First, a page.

Using a multidisciplinary approach, researchers, led by those at Baylor College of Medicine, revealed in unprecedented detail the three-dimensional structure of biologically active DNA. A report on their work appears online in the journal Nature Communications.
"The beautiful double-helical structure we all know and love is not the actual active form of DNA," said Dr. Lynn Zechiedrich, professor in the department of molecular virology and microbiology, and co-contributing author with Dr. Wah Chiu, professor in the Verna and Marrs McLean Department of Biochemistry and Molecular Biology. Zechiedrich holds the Kyle and Josephine Morrow Chair in Molecular Virology and Microbiology and Chiu holds the Alvin Romansky Chair in Biochemistry at Baylor.
Chiu and Zechiedrich, collaborating with Dr. Steven Ludtke and Dr. Michael Schmid, also of Baylor College of Medicine, and Dr. Sarah A. Harris of the University of Leeds in the United Kingdom, examined tiny DNA minicircles (now known as “MiniVectors,” a named coined by the team and commercially available) containing only 336 base pairs, using methods from chemistry, physics, math and computer modeling. Base pairs are the building blocks of genetic material.
"Previous studies were on short fragments (6 – 12 base pairs) of linear DNA, but human DNA is constantly moving around in your body - and it coils and uncoils. You can't coil linear DNA and study it, so we had to make circles so the ends would trap the different degrees of winding," said Zechiedrich.
Each cell in the human body holds about a meter of DNA (ten million times longer than the tiny circles the team made). In their study, they wound or unwound a single turn at a time the DNA double helix comprising their circles and asked how the winding changed what the circles looked like, using very powerful microscopes.
The researchers devised a test to make sure that the tiny twisted up DNA circles that they made in the lab were biologically active. They used purified human topoisomerase II alpha, an essential enzyme that manipulates DNA and important target of anticancer drugs.
This enzyme relieved the winding stress from all of the supercoiled minicircles, even the most coiled ones, which is its normal job in the human body. This result means that the circles must look and act like the much longer DNA that topoisomerases encounter in human cells.
"These enzymes don't do anything to linear DNA because it's not coiled up," said co-author Dr. Daniel J. Catanese, Jr., also of Baylor.
Dr. Rossitza N. Irobalieva, the co-lead author on the publication, who is also at Baylor, used cryo-electron tomography, a powerful microscopy technique that involves freezing biologically active material, to provide the first three-dimensional structures of individual DNA molecules. She saw that the coiling caused many different shapes.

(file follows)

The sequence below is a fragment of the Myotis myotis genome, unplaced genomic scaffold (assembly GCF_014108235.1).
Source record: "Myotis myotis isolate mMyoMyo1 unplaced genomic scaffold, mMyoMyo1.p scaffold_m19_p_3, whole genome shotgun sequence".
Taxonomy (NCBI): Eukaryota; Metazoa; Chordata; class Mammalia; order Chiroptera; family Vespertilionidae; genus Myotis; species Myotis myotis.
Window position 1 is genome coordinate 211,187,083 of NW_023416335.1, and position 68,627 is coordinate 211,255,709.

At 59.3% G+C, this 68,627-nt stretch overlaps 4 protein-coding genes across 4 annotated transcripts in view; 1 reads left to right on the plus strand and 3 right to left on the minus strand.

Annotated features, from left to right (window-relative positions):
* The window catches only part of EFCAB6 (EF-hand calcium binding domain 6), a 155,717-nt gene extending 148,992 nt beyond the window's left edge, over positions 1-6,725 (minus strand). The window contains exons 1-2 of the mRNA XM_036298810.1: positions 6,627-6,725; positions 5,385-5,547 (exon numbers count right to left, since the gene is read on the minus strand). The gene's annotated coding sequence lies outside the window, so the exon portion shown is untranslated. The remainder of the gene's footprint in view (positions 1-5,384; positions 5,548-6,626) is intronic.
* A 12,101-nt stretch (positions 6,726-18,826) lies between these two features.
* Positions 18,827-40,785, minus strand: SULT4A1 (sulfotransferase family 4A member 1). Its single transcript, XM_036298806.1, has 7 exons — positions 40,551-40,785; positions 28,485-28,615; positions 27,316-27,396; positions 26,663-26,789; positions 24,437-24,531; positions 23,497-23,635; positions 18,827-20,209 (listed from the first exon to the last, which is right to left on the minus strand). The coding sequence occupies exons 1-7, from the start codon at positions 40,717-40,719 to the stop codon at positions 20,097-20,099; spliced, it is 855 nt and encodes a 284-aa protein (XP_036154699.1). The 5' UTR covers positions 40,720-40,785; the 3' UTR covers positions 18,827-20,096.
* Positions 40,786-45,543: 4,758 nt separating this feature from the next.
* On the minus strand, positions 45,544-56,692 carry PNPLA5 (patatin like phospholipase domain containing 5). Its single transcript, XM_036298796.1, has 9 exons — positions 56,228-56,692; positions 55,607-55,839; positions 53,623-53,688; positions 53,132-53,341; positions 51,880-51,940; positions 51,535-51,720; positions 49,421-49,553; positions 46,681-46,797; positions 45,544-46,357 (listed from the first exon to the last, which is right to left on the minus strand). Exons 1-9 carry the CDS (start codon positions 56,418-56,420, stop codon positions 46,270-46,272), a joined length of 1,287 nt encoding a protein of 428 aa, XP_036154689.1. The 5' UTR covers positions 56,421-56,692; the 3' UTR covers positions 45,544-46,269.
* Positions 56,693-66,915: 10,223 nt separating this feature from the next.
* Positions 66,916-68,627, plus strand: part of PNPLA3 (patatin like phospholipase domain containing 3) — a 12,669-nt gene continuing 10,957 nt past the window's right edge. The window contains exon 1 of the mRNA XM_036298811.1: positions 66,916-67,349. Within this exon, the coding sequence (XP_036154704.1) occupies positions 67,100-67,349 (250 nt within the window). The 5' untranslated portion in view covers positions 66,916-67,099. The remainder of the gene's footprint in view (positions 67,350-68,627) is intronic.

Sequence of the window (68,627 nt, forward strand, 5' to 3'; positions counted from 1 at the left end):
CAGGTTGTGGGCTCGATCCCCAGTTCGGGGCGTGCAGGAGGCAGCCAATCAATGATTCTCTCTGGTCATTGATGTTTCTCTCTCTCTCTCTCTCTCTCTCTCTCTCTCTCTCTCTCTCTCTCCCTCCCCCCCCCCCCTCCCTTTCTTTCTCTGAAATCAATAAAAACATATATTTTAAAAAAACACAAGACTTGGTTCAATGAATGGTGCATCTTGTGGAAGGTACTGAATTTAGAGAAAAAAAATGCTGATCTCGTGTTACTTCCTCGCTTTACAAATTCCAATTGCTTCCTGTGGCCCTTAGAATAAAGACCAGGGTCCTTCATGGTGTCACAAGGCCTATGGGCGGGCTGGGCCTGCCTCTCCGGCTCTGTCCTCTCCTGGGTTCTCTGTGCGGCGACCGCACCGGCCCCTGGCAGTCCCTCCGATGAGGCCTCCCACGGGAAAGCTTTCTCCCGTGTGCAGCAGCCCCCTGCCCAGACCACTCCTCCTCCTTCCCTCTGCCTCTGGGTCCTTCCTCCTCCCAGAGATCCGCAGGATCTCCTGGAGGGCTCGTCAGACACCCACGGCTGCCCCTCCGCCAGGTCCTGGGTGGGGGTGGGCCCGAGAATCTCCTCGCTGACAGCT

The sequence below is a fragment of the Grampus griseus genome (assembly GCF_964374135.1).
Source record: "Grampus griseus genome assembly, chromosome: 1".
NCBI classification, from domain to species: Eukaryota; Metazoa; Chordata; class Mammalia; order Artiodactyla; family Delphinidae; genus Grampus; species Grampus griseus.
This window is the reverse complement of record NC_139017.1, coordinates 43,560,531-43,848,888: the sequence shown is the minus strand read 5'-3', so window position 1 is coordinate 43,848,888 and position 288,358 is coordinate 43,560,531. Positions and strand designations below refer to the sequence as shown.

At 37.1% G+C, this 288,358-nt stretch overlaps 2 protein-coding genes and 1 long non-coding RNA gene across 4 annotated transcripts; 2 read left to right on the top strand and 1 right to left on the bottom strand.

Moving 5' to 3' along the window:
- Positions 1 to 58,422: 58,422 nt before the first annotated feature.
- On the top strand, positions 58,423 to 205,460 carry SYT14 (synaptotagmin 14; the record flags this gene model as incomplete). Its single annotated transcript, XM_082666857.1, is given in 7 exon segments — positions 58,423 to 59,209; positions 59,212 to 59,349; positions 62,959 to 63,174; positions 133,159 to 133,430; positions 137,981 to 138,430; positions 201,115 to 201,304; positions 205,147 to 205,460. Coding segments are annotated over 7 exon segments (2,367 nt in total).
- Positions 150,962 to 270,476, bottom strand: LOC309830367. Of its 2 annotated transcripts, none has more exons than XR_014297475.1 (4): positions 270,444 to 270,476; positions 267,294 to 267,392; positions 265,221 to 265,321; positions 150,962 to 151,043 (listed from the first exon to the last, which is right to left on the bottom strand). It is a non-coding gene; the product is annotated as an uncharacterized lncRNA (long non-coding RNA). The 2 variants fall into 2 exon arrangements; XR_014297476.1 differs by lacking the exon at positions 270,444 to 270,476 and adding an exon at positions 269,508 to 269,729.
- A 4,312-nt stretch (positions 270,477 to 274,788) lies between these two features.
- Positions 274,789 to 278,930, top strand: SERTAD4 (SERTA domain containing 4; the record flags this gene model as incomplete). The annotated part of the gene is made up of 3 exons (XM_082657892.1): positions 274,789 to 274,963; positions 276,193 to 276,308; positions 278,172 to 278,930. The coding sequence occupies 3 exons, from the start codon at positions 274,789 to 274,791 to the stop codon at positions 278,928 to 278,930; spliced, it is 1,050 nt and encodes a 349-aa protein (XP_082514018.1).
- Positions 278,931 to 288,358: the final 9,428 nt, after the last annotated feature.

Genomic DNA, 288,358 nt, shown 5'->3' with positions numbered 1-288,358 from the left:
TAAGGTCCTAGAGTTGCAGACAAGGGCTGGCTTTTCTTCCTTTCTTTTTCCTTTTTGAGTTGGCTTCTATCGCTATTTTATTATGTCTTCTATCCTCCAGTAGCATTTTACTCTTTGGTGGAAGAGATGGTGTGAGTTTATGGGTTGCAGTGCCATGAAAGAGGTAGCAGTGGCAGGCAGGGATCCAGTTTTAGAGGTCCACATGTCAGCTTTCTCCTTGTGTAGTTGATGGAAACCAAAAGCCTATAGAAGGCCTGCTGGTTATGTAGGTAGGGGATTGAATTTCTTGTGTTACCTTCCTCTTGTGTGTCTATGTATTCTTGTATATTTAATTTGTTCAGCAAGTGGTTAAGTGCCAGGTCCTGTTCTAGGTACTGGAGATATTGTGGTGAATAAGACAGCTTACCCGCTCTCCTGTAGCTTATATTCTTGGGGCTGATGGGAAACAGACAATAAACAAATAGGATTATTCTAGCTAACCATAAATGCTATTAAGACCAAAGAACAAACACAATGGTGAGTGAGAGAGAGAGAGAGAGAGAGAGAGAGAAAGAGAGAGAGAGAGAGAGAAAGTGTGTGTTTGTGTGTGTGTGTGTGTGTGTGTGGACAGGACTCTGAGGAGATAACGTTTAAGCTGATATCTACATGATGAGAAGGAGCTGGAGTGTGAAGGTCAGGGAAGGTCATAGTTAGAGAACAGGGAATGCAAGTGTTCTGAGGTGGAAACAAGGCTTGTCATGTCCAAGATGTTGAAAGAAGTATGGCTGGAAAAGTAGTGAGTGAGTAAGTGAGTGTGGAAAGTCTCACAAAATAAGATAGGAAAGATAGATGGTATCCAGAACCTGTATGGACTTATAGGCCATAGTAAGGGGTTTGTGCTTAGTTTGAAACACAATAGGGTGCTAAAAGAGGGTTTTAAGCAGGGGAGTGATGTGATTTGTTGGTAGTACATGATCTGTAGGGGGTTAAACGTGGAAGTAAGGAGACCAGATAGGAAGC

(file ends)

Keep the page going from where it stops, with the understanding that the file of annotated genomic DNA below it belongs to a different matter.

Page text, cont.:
“Some of the circles had sharp bends, some were figure-8s, and others looked like racquets or sewing needles. Some looked like rods because they were so coiled,” said Irobalieva.
“Being able to observe individual DNA circles allows us to understand the different structures of biologically active DNA. Each of these different structures facilitates how DNA interacts with proteins, other DNA and RNA, and anticancer drugs, adapting to the cell processes required,” said Dr. Jonathan Fogg, the other lead author of the publication, also of Baylor College of Medicine.
While the researchers expected to see the opening of base pairs when the DNA was underwound, they were surprised to see this opening for the overwound DNA. They hypothesized that this disruption of base pairs may cause flexible hinges, allowing the DNA to sharply bend, perhaps helping to explain how a meter of DNA can be jammed into a single human cell.
"The next step is to start adding the other components of the cell or anticancer drugs to see how the DNA shapes change," said Fogg.
A team of researchers from a number of fields came together to address this fundamental problem. Their YouTube video explains the new results.
Other contributors include Muyuan Chen, Anna K. Barker, all of Baylor College of Medicine, and Dr. Thana Sutthibutpong, of the University of Leeds.
Funding for this work came from the National Institutes of Health (Grants P41GM103832 and P50GM1003297 to W.C.; Grant R01GM080139 to S.L.; and Grants RO1A1054830 and R56AI054830 to L.Z.), the Human Frontier Science Program to L.Z., Biotechnology and Biological Sciences Research Council grant (BB/I019472/1) to S.A.H., and an NIH training grant (5T90DK070121-05) through the Gulf Coast Consortia to R.N.I. The MiniVectors were made available by Twister Biotech, which now produces them commercially.